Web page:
The presidential system’s advantages to India have never been clearer. Today, the country needs more than ever a good system to protect its “unity in diversity.” This can be accomplished only with a mix of national supremacy and local autonomy that the presidential form of government offers. India urgently needs a strong legislature. This too is possible only when people’s representatives are empowered individually as in the US system.
We have a dire need for more effective governance on the ground. This can be met only when local governments are made accountable to the people via direct elections. And there is no doubt that India desperately needs stronger oversight of government, which is possible only when legislatures are not under government control, as in the presidential system.
The American presidency is the most restricted type of executive in the world.
America’s founder chose a single-person executive not to grant him all powers, but to assign him all responsibility. When James Wilson, father of the American presidency, first proposed a one man executive, he did so because the office required “energy, dispatch, and responsibility.”
There was to be no British-type Cabinet, because it “oftener serves to cover than prevent malpractices,” he said. The framers of the US Constitution put this one person executive under unprecedented checks. The primary check was an independent legislature, in which the executive couldn’t even sit, let alone control.
Modi’s Governance in Presidential System
Without such structural checks, it is no wonder that Indian PMs have routinely become “rulers”. If Modi was governing under the presidential system, he wouldn’t be able to do 80 percent of what he now does. He wouldn’t be engaged in forming or dissolving state governments. He could still be a star campaigner in state elections, but he would have no control over who becomes governor or chief minister of a state, or what laws are passed by state governments.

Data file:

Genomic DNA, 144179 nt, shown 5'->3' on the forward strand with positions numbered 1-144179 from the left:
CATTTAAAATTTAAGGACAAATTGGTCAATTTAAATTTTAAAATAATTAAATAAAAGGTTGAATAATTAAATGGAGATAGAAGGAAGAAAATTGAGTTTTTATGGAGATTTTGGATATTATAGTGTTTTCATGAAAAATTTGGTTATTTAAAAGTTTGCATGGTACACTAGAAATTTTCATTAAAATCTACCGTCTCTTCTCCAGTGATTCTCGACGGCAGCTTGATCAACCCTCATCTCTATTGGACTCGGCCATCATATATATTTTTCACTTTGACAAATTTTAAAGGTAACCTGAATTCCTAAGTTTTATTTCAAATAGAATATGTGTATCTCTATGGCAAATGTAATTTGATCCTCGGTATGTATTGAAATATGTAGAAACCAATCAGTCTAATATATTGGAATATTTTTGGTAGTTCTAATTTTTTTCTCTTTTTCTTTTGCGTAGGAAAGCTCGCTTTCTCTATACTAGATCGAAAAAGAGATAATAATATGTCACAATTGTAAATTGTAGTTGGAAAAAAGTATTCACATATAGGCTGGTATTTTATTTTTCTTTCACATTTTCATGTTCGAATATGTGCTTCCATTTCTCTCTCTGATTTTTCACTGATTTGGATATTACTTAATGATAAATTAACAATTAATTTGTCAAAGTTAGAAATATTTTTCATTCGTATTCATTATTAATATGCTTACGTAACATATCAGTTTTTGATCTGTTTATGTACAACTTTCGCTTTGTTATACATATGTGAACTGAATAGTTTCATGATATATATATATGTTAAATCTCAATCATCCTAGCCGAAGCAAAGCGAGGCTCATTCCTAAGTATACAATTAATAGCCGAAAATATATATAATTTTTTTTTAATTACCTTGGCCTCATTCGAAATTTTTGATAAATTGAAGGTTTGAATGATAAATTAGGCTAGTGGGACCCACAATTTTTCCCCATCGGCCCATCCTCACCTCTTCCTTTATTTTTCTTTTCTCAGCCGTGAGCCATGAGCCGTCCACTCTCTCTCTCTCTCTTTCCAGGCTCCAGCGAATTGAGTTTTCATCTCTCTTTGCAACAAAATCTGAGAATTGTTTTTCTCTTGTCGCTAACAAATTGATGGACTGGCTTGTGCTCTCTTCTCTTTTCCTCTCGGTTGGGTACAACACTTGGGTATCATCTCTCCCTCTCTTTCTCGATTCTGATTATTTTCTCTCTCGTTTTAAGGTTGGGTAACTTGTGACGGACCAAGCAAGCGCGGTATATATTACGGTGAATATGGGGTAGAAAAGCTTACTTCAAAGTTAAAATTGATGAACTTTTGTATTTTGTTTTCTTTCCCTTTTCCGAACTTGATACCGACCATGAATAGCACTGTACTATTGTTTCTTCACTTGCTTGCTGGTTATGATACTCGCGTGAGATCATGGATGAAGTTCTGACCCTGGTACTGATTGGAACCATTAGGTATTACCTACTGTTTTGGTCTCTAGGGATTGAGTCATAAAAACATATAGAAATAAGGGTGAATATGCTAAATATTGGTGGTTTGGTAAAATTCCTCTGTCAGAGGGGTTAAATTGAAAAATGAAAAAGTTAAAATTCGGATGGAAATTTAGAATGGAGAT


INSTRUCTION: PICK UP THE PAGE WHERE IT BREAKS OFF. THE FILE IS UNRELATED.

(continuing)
Modi wouldn’t be able to make laws needed by his own central government. The nation’s legislature would be run by representatives and senators elected independently and directly by the people. He couldn’t dictate or dissolve Parliament. He would have veto power, but that could be overruled if there was wide support behind a bill in the legislature.
Under the presidential system, Modi wouldn’t even be able to appoint his own Cabinet without the approval of the legislature. All key ministers – External Affairs, Home, Defence, and Finance – would need to be confirmed via public hearings on the floor of Parliament.
So, when an Indian PM starts to behave with fiat, we must ask whether this is in the country’s larger interest. Modi might be governing with “non-legislative unilateral executive orders,” or engaged in “stealthy transformation of the parliamentary system,” as Ashwani Kumar says. But, he is not unique in India’s history, nor is he making our system of government any better for future generations.
For those of us who know about the presidential system, Modi has not bamboozled us, as Kumar said. He has only made us more worried about our country’s future.
[The author is Founder and CEO of the Divya Himachal group and author of ‘Why India Needs the Presidential System’. He can be reached @bhanudhamija]
This article was first published on The Quint on 28 September 2017